Keeping the Cancer a Secret

IMG20170818142619As of this writing, there are now at least 7 breast cancer patients/survivors in the village I live in and nearby,  including myself.  The latest breast cancer patient is an elegant lady,  known for being the leader of the community for a long time. It’s been a long while since we last saw her attend Mass at the chapel. She’s also a generous chapel donor. The treasurer of the Homeowners’ association who is also actively assisting in the chapel kept on asking me about how I found out about my breast cancer.  I remember her asking me about three times, I thought she herself found the lump in her breast. It turned out she’s doing it for Mrs. V.

And then, there were whispers of “Did you know about Mrs. V?” which the others tried to hush or deny until last Sunday when somebody told us of the details – that she is already undergoing chemotherapy prior to mastectomy.  Maybe she didn’t want people who know her to see her wearing a scarf to cover her bald head, that is why she’s been avoiding gatherings and attending the Sunday Mass at the chapel.  Only a few friends were allowed in on her illness details.

When I was undergoing chemotherapy, I just heard Mass on the TV in the first week. I tried to get back to my former activities in the chapel the following weeks wearing a wig.  I even was able to assist as a commentator when the commentator was absent although I was conscious of the people looking at my wig.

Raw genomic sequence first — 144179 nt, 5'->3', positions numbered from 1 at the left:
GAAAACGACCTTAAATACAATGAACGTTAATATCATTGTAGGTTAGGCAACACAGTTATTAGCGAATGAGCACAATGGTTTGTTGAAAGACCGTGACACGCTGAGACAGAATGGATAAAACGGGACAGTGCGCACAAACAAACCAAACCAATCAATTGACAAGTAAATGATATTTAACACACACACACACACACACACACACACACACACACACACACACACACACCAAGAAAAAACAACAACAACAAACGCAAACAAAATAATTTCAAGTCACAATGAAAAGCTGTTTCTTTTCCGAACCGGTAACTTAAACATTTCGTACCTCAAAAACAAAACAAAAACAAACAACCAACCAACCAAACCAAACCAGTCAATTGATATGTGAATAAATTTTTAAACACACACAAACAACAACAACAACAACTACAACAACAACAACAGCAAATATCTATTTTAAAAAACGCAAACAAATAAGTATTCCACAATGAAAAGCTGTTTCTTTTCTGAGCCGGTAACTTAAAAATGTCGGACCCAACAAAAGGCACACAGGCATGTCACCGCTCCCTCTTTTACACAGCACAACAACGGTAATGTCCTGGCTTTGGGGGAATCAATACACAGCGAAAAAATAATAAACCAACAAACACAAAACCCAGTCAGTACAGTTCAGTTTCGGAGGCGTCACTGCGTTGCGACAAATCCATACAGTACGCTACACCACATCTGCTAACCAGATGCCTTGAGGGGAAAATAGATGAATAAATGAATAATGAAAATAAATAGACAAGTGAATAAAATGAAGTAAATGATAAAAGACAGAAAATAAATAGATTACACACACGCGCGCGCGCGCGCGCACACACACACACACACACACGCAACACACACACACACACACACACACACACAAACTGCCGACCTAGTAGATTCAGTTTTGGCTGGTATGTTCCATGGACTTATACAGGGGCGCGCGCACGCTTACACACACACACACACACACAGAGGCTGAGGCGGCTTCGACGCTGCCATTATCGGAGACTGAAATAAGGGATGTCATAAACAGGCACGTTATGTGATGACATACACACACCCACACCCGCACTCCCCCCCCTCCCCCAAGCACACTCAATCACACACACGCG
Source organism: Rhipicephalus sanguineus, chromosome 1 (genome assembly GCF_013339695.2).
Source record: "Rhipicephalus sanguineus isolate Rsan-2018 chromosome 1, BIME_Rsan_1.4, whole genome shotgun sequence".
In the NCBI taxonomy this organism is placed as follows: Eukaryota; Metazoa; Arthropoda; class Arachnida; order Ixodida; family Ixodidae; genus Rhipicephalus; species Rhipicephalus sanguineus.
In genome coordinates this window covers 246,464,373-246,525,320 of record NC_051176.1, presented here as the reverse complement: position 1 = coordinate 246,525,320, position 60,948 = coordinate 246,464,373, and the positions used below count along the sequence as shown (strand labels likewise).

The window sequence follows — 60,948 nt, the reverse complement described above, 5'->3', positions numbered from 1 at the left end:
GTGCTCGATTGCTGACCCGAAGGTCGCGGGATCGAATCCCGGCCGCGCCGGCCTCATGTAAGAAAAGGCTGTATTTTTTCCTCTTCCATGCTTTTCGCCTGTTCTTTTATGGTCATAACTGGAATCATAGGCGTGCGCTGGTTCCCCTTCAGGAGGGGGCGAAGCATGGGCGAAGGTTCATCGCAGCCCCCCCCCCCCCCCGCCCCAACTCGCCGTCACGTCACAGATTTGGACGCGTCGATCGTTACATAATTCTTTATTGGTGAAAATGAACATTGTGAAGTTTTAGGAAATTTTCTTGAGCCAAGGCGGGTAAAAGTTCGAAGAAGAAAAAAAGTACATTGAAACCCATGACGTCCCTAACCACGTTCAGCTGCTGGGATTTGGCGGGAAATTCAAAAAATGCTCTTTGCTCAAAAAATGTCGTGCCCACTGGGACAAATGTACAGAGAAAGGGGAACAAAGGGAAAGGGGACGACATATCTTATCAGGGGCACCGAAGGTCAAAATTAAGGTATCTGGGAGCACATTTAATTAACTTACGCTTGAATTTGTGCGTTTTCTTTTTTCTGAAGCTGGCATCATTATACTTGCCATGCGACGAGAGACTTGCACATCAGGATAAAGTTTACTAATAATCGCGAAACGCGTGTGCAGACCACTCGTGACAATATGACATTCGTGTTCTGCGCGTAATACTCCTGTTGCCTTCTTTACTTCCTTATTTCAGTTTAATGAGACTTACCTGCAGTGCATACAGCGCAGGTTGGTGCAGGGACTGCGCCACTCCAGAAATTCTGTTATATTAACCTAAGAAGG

I would like to presume that she is hiding her illness except to close friends due to the fact that she thinks the others will be happy that she is seriously sick. I did, too and I regretted that decision. My former officemate who found a lump in her breast asked for prayers on Facebook and it turned out to be benign. I could have more people praying for me then before I had the biopsy. Who knows, storming the gates of heaven with prayers could work a miracle!

I don’t think the secret can be hidden forever.  It’s bound to come out, anyway.

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